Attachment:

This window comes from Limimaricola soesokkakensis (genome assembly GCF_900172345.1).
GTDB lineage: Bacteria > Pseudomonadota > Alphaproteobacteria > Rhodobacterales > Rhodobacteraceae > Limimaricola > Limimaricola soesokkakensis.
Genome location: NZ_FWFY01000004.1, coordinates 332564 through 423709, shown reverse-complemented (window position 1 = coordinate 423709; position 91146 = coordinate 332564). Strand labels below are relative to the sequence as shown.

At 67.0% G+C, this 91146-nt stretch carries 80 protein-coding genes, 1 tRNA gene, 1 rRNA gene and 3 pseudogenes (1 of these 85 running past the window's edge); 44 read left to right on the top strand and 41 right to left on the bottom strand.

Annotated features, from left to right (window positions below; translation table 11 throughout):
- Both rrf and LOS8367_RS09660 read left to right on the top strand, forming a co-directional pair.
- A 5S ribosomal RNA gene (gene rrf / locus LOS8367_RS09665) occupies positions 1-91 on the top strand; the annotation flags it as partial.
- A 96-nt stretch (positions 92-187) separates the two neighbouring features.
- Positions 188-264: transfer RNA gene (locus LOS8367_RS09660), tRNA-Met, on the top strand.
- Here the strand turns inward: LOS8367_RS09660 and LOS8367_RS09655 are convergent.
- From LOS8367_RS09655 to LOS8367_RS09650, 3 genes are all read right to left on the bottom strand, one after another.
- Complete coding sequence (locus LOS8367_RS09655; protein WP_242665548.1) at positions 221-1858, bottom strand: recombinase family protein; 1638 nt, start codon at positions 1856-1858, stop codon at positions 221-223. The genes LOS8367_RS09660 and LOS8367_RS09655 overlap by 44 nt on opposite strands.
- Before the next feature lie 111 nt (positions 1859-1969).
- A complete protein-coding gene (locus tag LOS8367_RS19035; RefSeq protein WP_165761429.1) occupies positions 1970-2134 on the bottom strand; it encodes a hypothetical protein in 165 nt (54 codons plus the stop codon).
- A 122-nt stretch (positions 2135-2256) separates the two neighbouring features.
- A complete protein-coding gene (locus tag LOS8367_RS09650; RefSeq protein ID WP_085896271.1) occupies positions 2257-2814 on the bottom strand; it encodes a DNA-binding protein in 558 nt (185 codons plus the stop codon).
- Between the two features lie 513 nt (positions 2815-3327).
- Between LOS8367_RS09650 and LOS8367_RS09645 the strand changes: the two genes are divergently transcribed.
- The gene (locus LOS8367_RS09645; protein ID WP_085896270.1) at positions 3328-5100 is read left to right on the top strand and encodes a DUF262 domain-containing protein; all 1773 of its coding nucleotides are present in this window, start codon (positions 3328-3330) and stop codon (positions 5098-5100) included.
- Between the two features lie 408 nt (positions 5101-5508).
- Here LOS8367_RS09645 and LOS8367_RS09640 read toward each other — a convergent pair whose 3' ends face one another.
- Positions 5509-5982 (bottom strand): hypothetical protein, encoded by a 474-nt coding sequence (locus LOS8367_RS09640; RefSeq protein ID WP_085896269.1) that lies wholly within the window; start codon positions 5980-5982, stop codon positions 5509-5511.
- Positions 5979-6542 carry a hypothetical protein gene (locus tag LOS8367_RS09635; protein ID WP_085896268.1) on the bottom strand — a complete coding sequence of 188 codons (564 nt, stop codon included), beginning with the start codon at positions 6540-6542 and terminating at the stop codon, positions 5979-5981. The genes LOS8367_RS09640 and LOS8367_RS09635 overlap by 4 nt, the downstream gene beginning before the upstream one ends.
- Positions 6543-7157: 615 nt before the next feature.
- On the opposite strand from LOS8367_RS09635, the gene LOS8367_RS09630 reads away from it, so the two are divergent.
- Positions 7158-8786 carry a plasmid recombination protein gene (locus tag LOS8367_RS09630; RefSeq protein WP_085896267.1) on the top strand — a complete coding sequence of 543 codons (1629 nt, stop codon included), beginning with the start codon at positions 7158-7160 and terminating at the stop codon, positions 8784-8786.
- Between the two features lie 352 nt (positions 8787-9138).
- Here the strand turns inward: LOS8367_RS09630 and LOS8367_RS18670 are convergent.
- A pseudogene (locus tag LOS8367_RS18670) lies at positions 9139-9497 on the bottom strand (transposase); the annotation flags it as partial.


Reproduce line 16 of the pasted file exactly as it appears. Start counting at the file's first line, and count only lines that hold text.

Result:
- A complete protein-coding gene (locus tag LOS8367_RS09650; RefSeq protein ID WP_085896271.1) occupies positions 2257-2814 on the bottom strand; it encodes a DNA-binding protein in 558 nt (185 codons plus the stop codon).